The Audio-Technica AT2020 USB Condenser USB Microphone is a USB powered Condenser Microphone allowing you to simply plug the microphone into your computer and start recording. USB powered microphones do not require phantom power for amplification as that job is done by the USB layer. As with most USB microphones, the Audio-Technica AT2020 is a breeze to setup and you can be pretty much up and running in a few moments. The product  features a low mass diaphragm that is engineered to capture extended sound frequencies. It boasts of great technical specs which are as follows (the most relevant ones that matter) :

  • Polar Pattern : Cardioid (unidirectional)
  • Windows and Mac Compatible
  • Side address microphone
  • Bit Depth : 16 bit
  • Sample rate : 44.1 Kilo Hertz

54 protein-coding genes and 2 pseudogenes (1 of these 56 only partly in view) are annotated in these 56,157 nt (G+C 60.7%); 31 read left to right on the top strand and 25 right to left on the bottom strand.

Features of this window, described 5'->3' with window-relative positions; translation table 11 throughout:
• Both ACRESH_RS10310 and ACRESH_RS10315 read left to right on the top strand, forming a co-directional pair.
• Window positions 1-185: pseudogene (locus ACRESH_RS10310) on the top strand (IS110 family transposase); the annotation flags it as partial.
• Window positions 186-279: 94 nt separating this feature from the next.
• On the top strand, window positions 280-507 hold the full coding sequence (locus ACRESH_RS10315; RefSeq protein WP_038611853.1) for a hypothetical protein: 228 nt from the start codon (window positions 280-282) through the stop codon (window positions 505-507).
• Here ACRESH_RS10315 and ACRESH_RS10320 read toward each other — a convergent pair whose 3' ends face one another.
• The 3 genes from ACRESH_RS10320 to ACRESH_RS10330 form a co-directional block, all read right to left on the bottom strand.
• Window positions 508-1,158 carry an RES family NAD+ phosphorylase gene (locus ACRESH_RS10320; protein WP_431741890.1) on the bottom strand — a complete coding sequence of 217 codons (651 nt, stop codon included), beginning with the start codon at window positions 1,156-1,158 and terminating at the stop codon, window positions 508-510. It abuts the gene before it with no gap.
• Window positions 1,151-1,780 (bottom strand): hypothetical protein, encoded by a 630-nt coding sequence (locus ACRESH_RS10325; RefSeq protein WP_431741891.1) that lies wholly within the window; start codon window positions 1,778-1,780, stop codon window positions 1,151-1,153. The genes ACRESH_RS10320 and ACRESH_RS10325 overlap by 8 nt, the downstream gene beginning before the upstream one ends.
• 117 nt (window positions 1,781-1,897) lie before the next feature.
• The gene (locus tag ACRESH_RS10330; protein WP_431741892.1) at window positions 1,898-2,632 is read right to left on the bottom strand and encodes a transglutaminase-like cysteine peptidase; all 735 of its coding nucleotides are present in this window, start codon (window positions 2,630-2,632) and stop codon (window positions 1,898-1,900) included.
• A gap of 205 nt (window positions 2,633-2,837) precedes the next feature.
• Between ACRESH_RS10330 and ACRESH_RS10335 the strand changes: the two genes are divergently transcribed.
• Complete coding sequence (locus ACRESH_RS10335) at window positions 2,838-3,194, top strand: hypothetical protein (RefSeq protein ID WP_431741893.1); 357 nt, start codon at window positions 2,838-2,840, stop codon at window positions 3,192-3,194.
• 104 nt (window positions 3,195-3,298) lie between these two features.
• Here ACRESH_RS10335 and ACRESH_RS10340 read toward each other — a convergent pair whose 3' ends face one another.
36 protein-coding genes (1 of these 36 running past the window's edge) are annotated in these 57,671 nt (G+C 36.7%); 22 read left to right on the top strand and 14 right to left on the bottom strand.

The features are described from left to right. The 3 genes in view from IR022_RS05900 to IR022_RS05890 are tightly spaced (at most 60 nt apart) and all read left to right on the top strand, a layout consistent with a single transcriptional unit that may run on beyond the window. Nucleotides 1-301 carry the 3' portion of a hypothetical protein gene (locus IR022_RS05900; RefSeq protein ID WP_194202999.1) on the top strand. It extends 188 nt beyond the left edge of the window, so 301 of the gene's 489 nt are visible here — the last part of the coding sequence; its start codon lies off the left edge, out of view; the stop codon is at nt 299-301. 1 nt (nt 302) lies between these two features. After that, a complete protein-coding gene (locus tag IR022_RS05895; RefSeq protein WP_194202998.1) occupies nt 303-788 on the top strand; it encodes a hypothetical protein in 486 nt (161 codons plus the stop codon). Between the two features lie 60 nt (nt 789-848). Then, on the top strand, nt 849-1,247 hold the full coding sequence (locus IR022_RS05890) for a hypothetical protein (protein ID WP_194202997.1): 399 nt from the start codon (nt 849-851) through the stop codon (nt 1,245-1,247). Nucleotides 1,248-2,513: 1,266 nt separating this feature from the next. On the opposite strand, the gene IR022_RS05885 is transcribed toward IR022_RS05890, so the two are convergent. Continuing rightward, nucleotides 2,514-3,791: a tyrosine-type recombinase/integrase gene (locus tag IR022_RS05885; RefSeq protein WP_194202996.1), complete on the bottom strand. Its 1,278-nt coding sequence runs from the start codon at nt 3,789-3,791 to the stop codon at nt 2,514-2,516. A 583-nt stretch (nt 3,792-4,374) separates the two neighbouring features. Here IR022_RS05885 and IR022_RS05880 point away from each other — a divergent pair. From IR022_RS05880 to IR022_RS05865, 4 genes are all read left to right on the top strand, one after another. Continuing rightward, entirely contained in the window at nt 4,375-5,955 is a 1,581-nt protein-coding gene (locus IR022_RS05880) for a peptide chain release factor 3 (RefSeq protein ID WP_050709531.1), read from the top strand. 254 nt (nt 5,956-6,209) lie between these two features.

• Frequency Response : 20 Hertz - 16,000 Hertz
  • Condenser Diaphragm : 16 mm low mass 
  • Max Sound Pressure Level ( SPL) after removing noise : 124 DB @ 1Khz @ 1% Total Harmonic Distortion (THD) 
  • Fits on Standard Shockmount
  • Comes with Desktop Tripod Stand
  • No on-board mic controls for volume, headphones or mic gain 
Summary :
The Audio-Technica AT2020 USB Condenser USB Microphone tech specs show that the frequency response is excellent and will pick up bass very well as will it pick up sharper treble sounds that are acceptable for home studio recordings. Besides it can be mounted on a shock mount and hence be employed to get professional quality recordings. The Max SPL data shows that this is a great price-performance ratio for home/studio applications, however, this is a lower threshold at 124 DB than other microphones in the list.  Overall, a high quality microphone to consider purchasing and at a great price point of less than $100.

An even better deal than the AT2020 is the Audio-Technica AT2035 Large Diaphragm Studio Condenser Microphone if you are looking for a non-USB studio quality microphone - the product is now available at around $100 (normally $200+).
Audio-Technica AT2035
Audio-Technica AT2035
Buy Audio-Technica AT2020 USB or Audio-Technica AT2035
 

2.  Samson G Track USB Microphone and Audio Interface
icon